President Trump covered a lot of ground in his State of the Union address this week — including trade issues with China. A U.S. delegation is heading to China next week for another round of talks, but a tariff deadline is fast approaching.
Treasury Secretary Steve Mnuchin and Trade Representative Robert Lighthizer are heading to Beijing next week for a third round of trade talks. In about three weeks, 200-billion dollars in Chinese imports will face tariffs of 25 percent — up from the current level of ten percent . . . unless a deal is reached.
President Trump says he might meet with Chinese President Xi Jinping around the end of the month — perhaps around the time of his scheduled meeting in Vietnam with North Korean leader Kim Jong Un.
The two sides are working through a series of issues. The South China Morning Post quotes a Trump Administration official as saying Washington has 142 trade demands — some more contentious than others.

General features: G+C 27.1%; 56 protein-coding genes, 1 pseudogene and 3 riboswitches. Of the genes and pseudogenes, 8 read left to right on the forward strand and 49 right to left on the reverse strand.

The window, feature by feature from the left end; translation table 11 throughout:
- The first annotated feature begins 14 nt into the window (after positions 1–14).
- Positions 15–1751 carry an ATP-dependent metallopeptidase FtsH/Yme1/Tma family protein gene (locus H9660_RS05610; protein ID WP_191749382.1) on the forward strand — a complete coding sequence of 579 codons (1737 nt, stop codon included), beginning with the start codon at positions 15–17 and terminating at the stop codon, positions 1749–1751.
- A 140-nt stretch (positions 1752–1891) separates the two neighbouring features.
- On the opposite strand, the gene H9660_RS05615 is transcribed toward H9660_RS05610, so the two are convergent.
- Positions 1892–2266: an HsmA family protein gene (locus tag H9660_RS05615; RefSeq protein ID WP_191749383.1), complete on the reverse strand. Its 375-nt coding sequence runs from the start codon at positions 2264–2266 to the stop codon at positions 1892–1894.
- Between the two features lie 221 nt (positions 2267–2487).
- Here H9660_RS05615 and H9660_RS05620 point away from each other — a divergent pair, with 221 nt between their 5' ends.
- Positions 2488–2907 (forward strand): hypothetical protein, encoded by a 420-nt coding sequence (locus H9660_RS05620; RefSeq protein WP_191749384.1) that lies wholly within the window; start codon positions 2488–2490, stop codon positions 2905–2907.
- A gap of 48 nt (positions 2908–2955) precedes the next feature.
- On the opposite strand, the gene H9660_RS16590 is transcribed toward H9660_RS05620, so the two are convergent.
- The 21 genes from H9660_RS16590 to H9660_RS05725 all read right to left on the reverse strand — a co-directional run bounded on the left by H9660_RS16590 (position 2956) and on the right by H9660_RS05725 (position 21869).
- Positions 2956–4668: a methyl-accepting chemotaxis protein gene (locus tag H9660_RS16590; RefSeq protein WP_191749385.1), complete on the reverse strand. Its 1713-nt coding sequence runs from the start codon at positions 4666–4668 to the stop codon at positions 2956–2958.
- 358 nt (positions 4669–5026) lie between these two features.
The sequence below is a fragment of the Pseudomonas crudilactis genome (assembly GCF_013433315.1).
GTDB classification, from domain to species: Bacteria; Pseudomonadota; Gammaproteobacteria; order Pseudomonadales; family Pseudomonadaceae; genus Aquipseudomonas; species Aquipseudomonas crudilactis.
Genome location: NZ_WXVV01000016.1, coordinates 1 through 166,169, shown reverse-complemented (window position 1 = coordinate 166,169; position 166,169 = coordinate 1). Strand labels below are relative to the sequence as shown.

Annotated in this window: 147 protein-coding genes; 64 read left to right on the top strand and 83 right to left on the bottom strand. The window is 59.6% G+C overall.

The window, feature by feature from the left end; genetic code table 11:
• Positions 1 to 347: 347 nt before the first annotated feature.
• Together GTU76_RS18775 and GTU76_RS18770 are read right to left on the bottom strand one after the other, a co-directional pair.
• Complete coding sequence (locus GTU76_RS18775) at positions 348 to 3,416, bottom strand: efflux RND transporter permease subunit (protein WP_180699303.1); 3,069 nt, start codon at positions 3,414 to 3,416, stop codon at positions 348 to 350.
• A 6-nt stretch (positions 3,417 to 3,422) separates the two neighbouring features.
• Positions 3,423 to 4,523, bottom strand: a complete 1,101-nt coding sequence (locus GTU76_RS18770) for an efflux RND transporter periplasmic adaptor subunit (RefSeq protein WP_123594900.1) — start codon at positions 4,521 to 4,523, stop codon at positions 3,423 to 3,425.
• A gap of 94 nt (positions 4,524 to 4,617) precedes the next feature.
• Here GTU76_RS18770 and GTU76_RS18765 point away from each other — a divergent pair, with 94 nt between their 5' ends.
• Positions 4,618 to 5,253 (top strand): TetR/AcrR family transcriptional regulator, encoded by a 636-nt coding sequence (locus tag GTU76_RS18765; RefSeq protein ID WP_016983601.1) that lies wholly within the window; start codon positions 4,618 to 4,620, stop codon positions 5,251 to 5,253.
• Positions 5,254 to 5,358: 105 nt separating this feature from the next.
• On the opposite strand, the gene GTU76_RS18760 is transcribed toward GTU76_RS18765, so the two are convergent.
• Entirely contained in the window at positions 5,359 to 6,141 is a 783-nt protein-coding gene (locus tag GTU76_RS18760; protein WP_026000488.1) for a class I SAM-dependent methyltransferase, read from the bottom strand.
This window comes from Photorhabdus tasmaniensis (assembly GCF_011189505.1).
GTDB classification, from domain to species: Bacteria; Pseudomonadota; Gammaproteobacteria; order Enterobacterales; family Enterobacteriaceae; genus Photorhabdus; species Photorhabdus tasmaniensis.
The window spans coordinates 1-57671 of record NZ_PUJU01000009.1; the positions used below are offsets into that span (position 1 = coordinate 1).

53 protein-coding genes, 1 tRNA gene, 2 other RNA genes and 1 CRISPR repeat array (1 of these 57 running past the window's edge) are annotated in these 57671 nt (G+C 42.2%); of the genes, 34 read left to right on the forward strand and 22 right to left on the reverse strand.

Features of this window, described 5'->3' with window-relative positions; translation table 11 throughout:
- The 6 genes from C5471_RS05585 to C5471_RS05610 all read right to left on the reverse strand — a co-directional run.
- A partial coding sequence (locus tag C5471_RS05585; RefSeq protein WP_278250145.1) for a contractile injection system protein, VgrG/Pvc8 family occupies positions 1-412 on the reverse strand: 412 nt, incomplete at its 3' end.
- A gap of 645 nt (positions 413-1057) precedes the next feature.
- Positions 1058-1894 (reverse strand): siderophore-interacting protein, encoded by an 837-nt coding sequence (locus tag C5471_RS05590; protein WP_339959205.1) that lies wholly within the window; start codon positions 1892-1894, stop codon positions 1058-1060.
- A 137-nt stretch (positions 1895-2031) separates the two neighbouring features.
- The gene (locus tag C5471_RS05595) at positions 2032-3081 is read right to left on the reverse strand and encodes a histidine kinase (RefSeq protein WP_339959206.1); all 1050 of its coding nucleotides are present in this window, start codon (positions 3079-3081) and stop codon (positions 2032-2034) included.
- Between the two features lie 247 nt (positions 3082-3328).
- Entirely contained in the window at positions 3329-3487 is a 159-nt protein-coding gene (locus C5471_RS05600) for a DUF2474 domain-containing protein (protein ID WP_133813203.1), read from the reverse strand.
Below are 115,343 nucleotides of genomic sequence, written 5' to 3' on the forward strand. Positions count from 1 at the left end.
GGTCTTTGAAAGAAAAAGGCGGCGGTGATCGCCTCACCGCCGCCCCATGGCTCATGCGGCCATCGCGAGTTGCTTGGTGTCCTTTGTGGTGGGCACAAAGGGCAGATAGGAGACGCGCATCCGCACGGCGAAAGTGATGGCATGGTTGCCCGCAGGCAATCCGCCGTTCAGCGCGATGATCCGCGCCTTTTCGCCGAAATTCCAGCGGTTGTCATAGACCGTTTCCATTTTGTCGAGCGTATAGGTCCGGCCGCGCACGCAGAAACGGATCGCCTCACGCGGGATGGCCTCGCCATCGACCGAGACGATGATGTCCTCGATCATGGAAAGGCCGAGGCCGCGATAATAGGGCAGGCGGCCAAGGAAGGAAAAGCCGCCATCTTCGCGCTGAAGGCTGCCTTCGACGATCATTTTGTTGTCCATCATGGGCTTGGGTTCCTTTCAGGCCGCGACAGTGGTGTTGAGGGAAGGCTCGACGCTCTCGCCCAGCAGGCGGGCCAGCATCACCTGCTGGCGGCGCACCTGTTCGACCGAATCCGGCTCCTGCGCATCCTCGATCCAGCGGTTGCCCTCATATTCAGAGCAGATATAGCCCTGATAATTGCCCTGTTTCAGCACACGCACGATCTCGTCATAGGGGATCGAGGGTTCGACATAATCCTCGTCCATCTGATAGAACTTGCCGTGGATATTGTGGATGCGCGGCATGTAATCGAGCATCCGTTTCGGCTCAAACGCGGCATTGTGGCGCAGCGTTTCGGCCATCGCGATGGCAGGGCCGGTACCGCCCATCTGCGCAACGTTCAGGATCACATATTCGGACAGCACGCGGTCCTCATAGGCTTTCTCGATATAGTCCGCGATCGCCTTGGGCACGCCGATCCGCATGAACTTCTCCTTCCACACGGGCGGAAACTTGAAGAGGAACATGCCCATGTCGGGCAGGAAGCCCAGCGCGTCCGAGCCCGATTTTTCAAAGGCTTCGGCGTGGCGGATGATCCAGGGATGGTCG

Enforcement of any deal remains one challenge.
Measurement of progress in some areas would be another challenge — including how to judge any reduction of support for state-owned enterprises and the issue of intellectual property theft.
But it’s the trade deficit numbers that often grab the headlines, and the presidential rhetoric.
Chinese media have widely reported on plans to increase purchases of U.S. made goods—and there is substantial room for growth.
The Census Department tracks trade figures; and according to its website, the U.S. had an annual deficit in trade in goods with China last year of more than 380-billion dollars.